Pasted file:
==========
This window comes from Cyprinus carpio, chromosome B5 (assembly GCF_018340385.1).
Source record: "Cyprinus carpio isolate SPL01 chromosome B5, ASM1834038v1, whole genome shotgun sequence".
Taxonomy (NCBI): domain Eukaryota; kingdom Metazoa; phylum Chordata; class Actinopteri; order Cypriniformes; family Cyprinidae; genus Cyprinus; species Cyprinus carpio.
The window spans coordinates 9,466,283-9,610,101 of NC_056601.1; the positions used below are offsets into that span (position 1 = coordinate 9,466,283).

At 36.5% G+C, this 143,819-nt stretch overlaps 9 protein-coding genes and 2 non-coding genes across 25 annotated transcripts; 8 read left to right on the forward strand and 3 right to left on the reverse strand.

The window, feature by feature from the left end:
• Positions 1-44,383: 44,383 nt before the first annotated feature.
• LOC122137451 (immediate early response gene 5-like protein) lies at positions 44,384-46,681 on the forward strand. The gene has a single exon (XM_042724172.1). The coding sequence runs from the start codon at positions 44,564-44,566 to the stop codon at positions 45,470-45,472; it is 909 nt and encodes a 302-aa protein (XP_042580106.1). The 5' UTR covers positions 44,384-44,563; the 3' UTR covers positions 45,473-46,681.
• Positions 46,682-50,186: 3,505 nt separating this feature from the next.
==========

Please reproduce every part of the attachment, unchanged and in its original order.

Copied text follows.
This window comes from Cyprinus carpio, chromosome B5 (assembly GCF_018340385.1).
Source record: "Cyprinus carpio isolate SPL01 chromosome B5, ASM1834038v1, whole genome shotgun sequence".
Taxonomy (NCBI): domain Eukaryota; kingdom Metazoa; phylum Chordata; class Actinopteri; order Cypriniformes; family Cyprinidae; genus Cyprinus; species Cyprinus carpio.
The window spans coordinates 9,466,283-9,610,101 of NC_056601.1; the positions used below are offsets into that span (position 1 = coordinate 9,466,283).

At 36.5% G+C, this 143,819-nt stretch overlaps 9 protein-coding genes and 2 non-coding genes across 25 annotated transcripts; 8 read left to right on the forward strand and 3 right to left on the reverse strand.

The window, feature by feature from the left end:
• Positions 1-44,383: 44,383 nt before the first annotated feature.
• LOC122137451 (immediate early response gene 5-like protein) lies at positions 44,384-46,681 on the forward strand. The gene has a single exon (XM_042724172.1). The coding sequence runs from the start codon at positions 44,564-44,566 to the stop codon at positions 45,470-45,472; it is 909 nt and encodes a 302-aa protein (XP_042580106.1). The 5' UTR covers positions 44,384-44,563; the 3' UTR covers positions 45,473-46,681.
• Positions 46,682-50,186: 3,505 nt separating this feature from the next.